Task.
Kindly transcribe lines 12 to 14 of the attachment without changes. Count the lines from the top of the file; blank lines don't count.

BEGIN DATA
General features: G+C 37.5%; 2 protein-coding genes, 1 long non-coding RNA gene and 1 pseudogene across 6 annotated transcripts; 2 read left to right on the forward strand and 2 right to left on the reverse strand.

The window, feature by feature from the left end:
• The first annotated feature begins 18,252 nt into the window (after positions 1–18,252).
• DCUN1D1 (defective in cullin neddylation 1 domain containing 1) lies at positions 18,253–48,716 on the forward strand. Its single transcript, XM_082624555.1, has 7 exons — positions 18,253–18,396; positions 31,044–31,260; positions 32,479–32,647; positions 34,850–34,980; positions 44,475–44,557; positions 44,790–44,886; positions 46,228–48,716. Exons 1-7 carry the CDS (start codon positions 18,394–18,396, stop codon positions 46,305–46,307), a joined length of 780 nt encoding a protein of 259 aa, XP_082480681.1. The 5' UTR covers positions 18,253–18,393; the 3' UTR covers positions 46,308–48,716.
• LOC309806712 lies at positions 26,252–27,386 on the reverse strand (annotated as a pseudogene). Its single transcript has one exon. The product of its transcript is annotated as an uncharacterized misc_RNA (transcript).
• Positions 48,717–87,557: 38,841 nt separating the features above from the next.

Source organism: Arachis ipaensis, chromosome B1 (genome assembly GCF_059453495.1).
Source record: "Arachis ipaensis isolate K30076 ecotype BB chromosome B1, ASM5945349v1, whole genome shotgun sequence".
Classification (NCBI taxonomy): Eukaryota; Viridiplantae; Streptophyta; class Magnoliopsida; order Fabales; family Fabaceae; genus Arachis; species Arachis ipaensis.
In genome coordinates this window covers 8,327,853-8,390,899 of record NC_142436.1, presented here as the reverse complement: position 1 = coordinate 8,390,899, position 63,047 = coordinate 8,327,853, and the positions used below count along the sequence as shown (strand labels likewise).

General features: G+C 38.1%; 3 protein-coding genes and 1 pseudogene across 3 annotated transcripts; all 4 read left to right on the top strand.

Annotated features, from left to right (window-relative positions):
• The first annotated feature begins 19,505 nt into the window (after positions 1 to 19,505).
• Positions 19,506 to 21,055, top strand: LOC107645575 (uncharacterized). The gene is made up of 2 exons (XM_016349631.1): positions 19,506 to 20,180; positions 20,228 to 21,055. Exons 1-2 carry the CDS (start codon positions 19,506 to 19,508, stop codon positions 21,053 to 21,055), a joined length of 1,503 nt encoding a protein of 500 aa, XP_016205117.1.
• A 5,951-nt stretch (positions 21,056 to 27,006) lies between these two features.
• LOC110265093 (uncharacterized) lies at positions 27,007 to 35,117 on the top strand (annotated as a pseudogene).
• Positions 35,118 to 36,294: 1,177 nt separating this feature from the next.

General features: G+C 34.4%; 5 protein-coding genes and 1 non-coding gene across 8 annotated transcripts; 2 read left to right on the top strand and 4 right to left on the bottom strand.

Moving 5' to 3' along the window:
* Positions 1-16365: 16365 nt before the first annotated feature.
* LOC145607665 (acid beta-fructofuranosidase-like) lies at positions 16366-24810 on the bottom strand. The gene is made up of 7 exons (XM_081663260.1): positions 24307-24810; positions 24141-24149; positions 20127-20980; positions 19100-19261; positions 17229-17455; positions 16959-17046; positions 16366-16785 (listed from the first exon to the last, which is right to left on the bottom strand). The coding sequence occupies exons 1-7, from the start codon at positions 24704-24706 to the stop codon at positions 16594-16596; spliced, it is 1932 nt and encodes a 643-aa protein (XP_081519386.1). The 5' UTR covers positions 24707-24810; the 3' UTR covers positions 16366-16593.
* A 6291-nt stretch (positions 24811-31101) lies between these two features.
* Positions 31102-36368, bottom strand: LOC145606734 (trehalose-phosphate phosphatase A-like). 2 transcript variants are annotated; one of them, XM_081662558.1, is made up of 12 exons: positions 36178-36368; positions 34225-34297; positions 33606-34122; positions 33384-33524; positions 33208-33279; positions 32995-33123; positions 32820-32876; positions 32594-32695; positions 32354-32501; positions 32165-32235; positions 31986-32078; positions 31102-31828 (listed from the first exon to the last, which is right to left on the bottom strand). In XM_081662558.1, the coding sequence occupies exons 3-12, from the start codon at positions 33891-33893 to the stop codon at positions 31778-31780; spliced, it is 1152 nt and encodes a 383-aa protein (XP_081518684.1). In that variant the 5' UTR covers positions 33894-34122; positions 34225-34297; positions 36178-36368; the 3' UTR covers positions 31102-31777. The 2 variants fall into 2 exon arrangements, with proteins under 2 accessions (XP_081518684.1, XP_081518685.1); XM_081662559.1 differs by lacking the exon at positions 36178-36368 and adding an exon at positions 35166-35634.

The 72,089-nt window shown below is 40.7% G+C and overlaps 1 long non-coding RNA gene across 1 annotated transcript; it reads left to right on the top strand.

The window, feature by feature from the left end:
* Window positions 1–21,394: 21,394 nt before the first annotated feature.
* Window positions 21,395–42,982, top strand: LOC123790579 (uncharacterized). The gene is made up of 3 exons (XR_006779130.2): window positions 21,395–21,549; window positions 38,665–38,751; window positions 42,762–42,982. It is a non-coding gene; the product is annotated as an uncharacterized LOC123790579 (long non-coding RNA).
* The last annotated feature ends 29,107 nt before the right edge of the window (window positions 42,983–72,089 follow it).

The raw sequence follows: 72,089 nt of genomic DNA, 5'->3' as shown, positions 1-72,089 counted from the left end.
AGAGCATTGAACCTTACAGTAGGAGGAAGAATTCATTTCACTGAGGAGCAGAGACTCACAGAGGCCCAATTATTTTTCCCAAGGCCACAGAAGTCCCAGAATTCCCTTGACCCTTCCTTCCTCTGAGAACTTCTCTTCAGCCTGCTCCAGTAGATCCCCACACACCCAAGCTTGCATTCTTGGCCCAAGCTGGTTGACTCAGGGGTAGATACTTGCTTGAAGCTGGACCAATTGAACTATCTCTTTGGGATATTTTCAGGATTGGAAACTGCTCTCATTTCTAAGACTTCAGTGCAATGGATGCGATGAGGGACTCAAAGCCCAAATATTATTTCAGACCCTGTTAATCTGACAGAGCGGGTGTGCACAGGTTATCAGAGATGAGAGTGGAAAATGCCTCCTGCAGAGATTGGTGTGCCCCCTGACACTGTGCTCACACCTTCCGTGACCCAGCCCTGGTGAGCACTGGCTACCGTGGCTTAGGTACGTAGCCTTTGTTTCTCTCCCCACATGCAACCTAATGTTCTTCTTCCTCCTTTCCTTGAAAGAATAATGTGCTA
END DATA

Annotated features, from left to right (window-relative positions):
• The first annotated feature begins 19,505 nt into the window (after positions 1 to 19,505).
• Positions 19,506 to 21,055, top strand: LOC107645575 (uncharacterized). The gene is made up of 2 exons (XM_016349631.1): positions 19,506 to 20,180; positions 20,228 to 21,055. Exons 1-2 carry the CDS (start codon positions 19,506 to 19,508, stop codon positions 21,053 to 21,055), a joined length of 1,503 nt encoding a protein of 500 aa, XP_016205117.1.